Given the categorical nature of the data, descriptive results are presented as frequency distributions. Where appropriate, cross-tabulations were used to examine differences in CPR participation by organization type and site characteristics. Organizational characteristics were assessed to identify positive predictors for CPR participation; however, the cell counts of certain organizational characteristics, such as percentage of pharmacists with advanced degree training, were too small to allow statistical exploration of differences in participation by these variables. The Pearson χ2 test was used to determine the statistical significance of these differences, and the Fisher exact test was used to control for small cell counts where applicable; the level of significance was set at 0.05. All analyses were performed using SPSS Statistics for Windows, version 17.0 (released 2008; SPSS Inc, Chicago, Illinois).

RESULTS

A total of 99 key informants across Canada were invited to participate in the survey. Forty-three of these key informants responded, for a 43% response rate. Respondents were from 10 provinces; there were no responses from the territories. Characteristics of the organizations where respondents worked are summarized in Table 1. Most were multisite organizations (26/43 [60%]) with regional coordination (16/43 [37%]). The majority were community-based hospitals (27/43 [63%]). Most respondents indicated that 25% or less of pharmacists at the organization were residency-trained or had advanced degree training (27/43 [63%] and 36/43 [84%], respectively) (Table 1). Organizations most commonly had funding for less than 10 full-time equivalent pharmacists (18/43 [42%]) (Table 1). The survey did not ask how funded pharmacist positions were allocated within the organization. Neither the type of organization nor the hospital size was significantly related to CPR participation; however, organizations with more than 50% residency-trained pharmacists were more likely to have pharmacists participating on CPR teams (p = 0.036). Because of small cell counts for advanced degree training, related to a small sample size and the large proportion of respondents (39/43 [91%]) who indicated that 50% or less of pharmacists in their respective health care delivery organizations had advanced degree training, positive prediction values for CPR participation could not be validly determined.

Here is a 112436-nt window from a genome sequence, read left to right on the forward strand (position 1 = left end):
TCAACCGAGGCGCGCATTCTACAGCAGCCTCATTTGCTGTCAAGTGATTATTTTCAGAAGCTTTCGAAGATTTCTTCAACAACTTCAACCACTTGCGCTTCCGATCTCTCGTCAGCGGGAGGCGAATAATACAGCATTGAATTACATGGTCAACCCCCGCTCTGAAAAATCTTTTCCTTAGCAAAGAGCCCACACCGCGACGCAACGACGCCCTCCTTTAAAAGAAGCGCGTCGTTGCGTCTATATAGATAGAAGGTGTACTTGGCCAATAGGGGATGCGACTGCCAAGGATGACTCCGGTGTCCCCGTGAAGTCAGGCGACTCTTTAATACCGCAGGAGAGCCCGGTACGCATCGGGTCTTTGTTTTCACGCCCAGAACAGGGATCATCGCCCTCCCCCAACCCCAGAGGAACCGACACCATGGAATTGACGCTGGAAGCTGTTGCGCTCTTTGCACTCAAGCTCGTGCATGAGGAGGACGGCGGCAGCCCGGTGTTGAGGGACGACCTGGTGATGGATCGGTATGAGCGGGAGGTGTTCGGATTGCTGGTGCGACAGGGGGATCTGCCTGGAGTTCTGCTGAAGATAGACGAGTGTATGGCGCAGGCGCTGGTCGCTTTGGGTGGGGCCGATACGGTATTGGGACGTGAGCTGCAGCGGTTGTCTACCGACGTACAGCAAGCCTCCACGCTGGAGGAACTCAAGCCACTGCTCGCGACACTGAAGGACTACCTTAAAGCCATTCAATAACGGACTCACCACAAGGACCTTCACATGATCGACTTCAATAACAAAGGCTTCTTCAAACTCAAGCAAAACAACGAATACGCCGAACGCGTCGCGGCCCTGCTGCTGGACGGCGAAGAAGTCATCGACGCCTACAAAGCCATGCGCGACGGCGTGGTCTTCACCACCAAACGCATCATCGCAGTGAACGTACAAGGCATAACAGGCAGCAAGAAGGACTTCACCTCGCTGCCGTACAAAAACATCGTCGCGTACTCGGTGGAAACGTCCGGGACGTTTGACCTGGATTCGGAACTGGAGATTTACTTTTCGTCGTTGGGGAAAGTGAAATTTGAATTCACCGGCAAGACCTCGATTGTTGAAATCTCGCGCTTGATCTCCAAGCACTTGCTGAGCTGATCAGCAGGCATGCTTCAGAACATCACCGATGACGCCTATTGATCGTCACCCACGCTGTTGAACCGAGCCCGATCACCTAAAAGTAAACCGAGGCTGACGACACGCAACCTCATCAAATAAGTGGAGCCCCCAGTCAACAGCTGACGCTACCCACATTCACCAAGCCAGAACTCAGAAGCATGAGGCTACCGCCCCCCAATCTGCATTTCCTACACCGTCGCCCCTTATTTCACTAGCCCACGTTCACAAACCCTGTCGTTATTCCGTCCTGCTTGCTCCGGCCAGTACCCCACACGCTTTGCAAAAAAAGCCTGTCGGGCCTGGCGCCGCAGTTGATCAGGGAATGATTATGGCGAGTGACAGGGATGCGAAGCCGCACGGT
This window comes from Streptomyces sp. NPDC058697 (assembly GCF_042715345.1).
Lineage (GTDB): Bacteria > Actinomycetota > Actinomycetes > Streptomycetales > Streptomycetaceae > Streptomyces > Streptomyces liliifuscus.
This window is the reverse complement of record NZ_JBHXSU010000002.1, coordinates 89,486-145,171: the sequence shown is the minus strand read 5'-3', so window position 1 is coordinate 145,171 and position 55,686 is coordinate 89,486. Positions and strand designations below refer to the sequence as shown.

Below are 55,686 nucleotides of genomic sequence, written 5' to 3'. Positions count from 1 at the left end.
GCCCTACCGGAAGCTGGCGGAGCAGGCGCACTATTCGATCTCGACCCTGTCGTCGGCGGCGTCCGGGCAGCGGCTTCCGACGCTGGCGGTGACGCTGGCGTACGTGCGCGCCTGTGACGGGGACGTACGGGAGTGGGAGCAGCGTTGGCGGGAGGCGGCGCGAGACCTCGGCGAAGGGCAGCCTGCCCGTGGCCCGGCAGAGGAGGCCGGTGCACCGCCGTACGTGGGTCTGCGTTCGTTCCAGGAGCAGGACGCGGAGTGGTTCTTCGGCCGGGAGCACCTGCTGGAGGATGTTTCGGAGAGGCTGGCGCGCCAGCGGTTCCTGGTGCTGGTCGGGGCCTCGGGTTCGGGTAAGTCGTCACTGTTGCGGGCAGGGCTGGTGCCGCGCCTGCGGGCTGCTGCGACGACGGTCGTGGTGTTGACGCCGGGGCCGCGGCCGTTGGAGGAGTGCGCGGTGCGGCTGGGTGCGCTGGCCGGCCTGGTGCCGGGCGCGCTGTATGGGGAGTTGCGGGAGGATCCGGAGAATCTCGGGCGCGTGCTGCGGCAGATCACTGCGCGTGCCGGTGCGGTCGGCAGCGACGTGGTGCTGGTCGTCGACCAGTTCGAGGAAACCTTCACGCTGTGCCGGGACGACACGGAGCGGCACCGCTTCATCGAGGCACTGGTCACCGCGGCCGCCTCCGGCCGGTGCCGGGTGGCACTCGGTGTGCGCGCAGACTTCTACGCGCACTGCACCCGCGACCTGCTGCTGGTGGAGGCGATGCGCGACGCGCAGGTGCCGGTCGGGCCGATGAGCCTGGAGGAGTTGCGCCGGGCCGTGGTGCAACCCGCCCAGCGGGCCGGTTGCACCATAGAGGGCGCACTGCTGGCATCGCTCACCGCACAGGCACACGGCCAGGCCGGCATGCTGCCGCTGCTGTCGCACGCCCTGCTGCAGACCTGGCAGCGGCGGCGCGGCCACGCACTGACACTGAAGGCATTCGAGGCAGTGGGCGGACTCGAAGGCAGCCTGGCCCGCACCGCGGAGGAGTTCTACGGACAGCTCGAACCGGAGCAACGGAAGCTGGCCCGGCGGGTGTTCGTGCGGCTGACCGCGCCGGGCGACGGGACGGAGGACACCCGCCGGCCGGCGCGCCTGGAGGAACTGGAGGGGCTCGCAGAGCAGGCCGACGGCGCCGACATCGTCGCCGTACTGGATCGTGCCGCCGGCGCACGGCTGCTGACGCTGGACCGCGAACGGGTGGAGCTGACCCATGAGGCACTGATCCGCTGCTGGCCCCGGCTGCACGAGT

Table 1. Characteristics of Health Care Delivery Organizations Represented by Survey Respondents


 

Twenty-nine (67%) of the 43 respondents indicated that they were aware of a CPR team within their organization. Nonpharmacist members of the team included registered nurses, respiratory therapists, trainees, intensivists, and “other” disciplines. For 4 CPR teams, pharmacists were mentioned in the “other” category, along with emergency department physicians, other specialized or generalized physicians, and specialized critical care nurses.

Of the 43 respondents, 10 (23%) indicated that pharmacists were a part of the CPR team in at least one site within the organization. Training for these pharmacists was variable: ACLS training for 4 (40%) of the 10 organizations with pharmacist participation, in-house training for 3 (30%), and no training for 2 (20%); one respondent (10%) did not report the level of training (Table 2). The 2 most common pharmacist activities within CPR teams were providing drug information and preparing medications, followed by administering medications, record-keeping, and performing chest compressions (Table 2). Pharmacists primarily responded to events Monday to Friday (6/10 [60%]). Respondents for 2 organizations (20%) reported coverage 7 days per week: for one organization, coverage was available during the critical care pharmacist’s working hours, and for the other organization, coverage was available when a pharmacist was on shift in the intensive care unit or the emergency department. Most respondents (8/10 [80%]) indicated that a single pharmacy staff member participated on the CPR team, whereas 2 respondents (20%) indicated that 2 pharmacy staff members participated.

Table 2. Primary and Secondary Outcomes for Pharmacists Participating in CPR


 

The most commonly reported reasons for no pharmacist participation on CPR teams were inconsistent coverage and lack of training, followed by staffing shortage, lack of support, and “other” (Table 3). Free-text responses indicated competing clinical foci, lack of awareness of the benefits for patient outcomes, and not a priority for other reasons.

Table 3. Reasons for Not Having Pharmacists Participate on CPR Teams


 

DISCUSSION